Nikki

8:38
Sounds perfect.

Elizabeth

8:40
And then there’s my living and I’m good. And the reality was, I mean, you know, I did I was lucky, I still was lucky to start out with Yeah, the first couple years I did a lot of work for the Gap. So I had a good base with that. And then I was able to make some connections, you know, from other colleagues and have some big projects but they were something like, Oh, it’s a big project and then nothing for six months or a year from that same company or I just totally fell off and never worked with them again. And so then it’s like scrambling to find other opportunities and clients and connect with people and it takes a long time to build up the client base that is, repeat clients, pay you well, respect your work and are fun… you like what you’re doing and you know, so…

Laura

9:31
So about how long did it take to get to that place where you felt like, you know, you, you had that clientele.

Elizabeth

9:40
I mean, the point where I really felt like I’m doing all client work, and I don’t have time for anything else wasn’t really until 2018 or 2019. So that so that’s just a random year, that makes no sense. But there was about four or five years, four or five years into it, but like that was all client work and freelance work. In the meantime, like when I was first starting, I was also starting to develop a licensing portfolio. So when I wasn’t working on… my plan was okay, so the 50/50 business. 50% is going to be freelance and 50% is going to be licensing. So when I don’t have client work, I’m going to just work on my own portfolio and that’s gonna hopefully, you know, eventually sell, you know, license. And so that was a good plan, it just didn’t really like licensing hasn’t brought me like a ton of income. And so it has, while it has certainly taken up 50% of my time, throughout the years it hasn’t been 50% of my income by any stretch. So I just started leaning harder into freelance work and taking more freelance work on and doing less for my own portfolio. And so that’s what brought me to a point where I was like, Okay, now I have too much client work. And okay, we’re done for now. Like, okay, you know, I’m full.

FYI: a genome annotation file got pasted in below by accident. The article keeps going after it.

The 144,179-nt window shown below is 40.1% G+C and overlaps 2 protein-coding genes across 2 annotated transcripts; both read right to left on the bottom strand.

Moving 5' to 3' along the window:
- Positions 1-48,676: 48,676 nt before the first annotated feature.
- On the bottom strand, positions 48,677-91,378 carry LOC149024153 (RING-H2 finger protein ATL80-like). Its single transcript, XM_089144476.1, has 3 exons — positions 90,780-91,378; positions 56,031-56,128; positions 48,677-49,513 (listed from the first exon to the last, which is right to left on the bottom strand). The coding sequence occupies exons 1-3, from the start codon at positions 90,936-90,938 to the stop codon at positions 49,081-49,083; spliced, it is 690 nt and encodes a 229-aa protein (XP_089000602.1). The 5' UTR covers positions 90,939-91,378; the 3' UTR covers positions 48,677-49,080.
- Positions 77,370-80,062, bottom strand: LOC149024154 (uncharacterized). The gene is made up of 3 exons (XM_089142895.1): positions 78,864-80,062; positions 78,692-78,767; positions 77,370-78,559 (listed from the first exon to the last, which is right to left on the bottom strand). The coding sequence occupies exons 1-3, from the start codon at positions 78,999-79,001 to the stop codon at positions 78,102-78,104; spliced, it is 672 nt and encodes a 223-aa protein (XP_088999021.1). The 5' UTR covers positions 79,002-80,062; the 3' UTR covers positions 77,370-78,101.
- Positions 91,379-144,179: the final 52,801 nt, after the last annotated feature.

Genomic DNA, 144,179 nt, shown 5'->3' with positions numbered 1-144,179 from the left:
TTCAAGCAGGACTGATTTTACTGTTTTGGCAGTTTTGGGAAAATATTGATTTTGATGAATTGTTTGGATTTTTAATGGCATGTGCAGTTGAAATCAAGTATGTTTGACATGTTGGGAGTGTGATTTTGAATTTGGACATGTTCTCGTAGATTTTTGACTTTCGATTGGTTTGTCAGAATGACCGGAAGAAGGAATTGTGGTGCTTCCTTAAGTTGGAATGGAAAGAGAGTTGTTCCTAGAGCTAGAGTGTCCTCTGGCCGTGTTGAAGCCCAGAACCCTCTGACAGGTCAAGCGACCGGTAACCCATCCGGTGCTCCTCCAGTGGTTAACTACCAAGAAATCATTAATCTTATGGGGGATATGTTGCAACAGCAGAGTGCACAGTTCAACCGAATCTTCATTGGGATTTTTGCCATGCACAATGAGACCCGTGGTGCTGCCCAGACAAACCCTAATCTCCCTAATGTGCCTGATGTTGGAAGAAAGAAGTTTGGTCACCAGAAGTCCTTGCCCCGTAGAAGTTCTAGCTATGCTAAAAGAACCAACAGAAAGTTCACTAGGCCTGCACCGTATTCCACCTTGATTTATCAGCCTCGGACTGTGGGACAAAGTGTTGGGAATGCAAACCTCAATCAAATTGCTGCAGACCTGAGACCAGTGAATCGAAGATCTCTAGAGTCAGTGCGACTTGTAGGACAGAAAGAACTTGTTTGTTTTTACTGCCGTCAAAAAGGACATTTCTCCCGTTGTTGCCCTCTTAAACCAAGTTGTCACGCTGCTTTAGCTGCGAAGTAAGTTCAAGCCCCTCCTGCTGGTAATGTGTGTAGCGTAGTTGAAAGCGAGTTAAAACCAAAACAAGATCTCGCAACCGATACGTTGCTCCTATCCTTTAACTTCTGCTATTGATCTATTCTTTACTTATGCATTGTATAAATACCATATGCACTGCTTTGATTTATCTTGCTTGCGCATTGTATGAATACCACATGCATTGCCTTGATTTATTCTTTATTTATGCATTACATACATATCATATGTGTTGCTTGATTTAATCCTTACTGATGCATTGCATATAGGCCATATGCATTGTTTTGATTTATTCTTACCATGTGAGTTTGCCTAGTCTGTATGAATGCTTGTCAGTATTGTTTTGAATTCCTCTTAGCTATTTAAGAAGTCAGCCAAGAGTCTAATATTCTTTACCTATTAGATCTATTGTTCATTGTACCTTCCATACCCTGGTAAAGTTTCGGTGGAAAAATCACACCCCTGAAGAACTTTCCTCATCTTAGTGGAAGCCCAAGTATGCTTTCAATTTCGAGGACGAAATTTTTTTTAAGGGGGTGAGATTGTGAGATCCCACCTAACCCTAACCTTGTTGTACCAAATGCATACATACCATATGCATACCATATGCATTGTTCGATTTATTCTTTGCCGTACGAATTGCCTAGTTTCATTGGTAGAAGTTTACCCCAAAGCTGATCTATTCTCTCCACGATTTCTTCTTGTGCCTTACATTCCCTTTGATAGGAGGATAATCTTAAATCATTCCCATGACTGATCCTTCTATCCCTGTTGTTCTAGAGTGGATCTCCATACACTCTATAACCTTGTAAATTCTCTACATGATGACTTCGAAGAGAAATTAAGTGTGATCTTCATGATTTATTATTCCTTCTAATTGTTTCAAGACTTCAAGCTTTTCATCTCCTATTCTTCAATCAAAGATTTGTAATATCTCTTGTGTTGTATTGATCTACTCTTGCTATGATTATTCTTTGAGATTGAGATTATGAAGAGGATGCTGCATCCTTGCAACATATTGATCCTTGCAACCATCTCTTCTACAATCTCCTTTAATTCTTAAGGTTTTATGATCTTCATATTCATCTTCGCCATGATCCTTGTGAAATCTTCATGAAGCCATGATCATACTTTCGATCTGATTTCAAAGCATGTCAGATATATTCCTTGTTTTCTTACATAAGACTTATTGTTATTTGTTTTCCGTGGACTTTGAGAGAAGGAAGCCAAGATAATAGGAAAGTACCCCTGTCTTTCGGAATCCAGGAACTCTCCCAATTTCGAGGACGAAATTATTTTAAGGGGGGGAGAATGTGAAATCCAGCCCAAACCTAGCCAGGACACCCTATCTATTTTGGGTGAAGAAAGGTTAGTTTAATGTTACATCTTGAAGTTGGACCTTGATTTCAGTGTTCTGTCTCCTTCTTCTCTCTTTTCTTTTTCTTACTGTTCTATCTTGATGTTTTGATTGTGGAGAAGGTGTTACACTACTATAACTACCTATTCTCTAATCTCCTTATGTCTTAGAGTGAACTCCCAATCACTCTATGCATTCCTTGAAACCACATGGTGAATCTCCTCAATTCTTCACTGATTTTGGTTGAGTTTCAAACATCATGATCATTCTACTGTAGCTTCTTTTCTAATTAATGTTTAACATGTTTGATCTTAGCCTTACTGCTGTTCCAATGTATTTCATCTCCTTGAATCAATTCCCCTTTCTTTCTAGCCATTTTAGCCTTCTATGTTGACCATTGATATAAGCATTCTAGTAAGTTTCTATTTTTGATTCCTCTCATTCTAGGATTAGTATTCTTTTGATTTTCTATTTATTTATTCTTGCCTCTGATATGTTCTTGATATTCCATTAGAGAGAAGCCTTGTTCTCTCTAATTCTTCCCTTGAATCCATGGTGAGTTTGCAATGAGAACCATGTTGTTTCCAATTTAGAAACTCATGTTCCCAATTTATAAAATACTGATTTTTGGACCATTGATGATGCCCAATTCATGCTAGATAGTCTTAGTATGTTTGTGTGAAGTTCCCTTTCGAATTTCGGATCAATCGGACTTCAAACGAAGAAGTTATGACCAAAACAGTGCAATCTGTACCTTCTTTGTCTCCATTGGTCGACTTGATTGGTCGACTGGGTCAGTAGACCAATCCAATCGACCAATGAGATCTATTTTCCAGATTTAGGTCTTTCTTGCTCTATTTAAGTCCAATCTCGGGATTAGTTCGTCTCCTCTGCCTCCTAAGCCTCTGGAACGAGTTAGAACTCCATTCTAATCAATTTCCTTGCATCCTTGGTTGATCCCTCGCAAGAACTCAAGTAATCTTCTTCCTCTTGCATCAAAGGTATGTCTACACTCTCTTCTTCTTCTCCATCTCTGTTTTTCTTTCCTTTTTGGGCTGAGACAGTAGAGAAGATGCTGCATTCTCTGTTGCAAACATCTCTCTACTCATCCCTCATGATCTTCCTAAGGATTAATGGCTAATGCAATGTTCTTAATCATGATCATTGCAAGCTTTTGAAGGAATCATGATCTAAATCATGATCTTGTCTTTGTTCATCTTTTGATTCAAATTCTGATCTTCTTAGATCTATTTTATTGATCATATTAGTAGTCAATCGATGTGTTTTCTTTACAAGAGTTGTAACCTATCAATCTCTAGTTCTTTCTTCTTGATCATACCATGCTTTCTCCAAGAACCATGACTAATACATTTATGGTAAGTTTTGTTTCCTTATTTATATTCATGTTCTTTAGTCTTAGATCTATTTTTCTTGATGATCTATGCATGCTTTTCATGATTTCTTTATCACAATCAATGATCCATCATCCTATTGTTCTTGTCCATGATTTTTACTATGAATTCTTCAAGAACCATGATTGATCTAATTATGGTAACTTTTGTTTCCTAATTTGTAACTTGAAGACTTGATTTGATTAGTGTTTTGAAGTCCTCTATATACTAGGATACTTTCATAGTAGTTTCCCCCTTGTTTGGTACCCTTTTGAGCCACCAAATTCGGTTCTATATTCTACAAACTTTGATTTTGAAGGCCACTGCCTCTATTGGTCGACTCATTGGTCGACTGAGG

Laura

10:57
Let’s talk a little bit about the licensing, because I think you have an agent, is that right?

Elizabeth

11:02
That is correct. I am represented by Jewel Branding and Licensing.

Laura

11:07
Okay. And how did that come about? Did you search out them? Or did they approach you? Or what was that process?

Elizabeth

11:14
Yes, I searched them out. So like, I, a lot of people who got into surface pattern design around the same time I did well, I mean, I was into it. But you know, starting a freelance career, I took Lilla Rogers, very first, MATS course, Make Art That Sells, and in 2013. And it was a great course, very inspiring, as I’m sure you have heard, if you haven’t taken it yourself, it is very inspiring. And so she inspired pretty much like a generation of like independent artists to get into licensing and which, you know, for better or for worse, and so I was like, yeah, that’s cool. Yeah, I can just make my own portfolio, and then it’ll take some time to make the portfolio because like, most of… I had a portfolio, but it wasn’t anything that I owned, right? It was all stuff I had done for corporate. So I could show people that I know how to draw, but I couldn’t, you know, I couldn’t…

Nikki

12:07
You didn’t have anything to sell.

Elizabeth

12:08
Yeah, exactly. So I was like, once I do some patterns, like we’re just gonna, you know, I’m gonna be living off that sweet, sweet licensing cash. So, I’ve had great deals, and I have continued to have good deals. And I think that, from what I also do interviews with artists on my YouTube channel, and from what I have learned talking, I always am asking people basically getting up in their business about their income and stuff. So from what I have learned from people who really do make licensing a big portion of their income, is it’s such a numbers game, like, it’s so much artwork, it’s constant, like churn of artwork, that’s what it seems like, I don’t think that maybe there are different types of licensing artists, I think. But since it was something that I spent a lot of time with upfront, but I haven’t been, I don’t contribute to my portfolio new stuff, as much as you know, as much as I used to. And I’m going to chalk it up to that as the reason that I’m not, you know, a licensing superstar.

Nikki

13:18
Well, we’ve looked at a lot of in preparing for this, we looked at a lot of your, you know, interviews you’ve done and your YouTube channel, which, by the way, is fantastic. I just had to throw that in there, you know, you have a ton of great videos and great topics from like Illustrator, Photoshop, workflow, tutorials, portfolio and business advice. And I love the interviews that you do with other designers, for sure. But, um, but so from from all of that, I’ve learned that you are definitely more freelance than licensing.

Elizabeth

Yeah, yeah, I would say so.

Nikki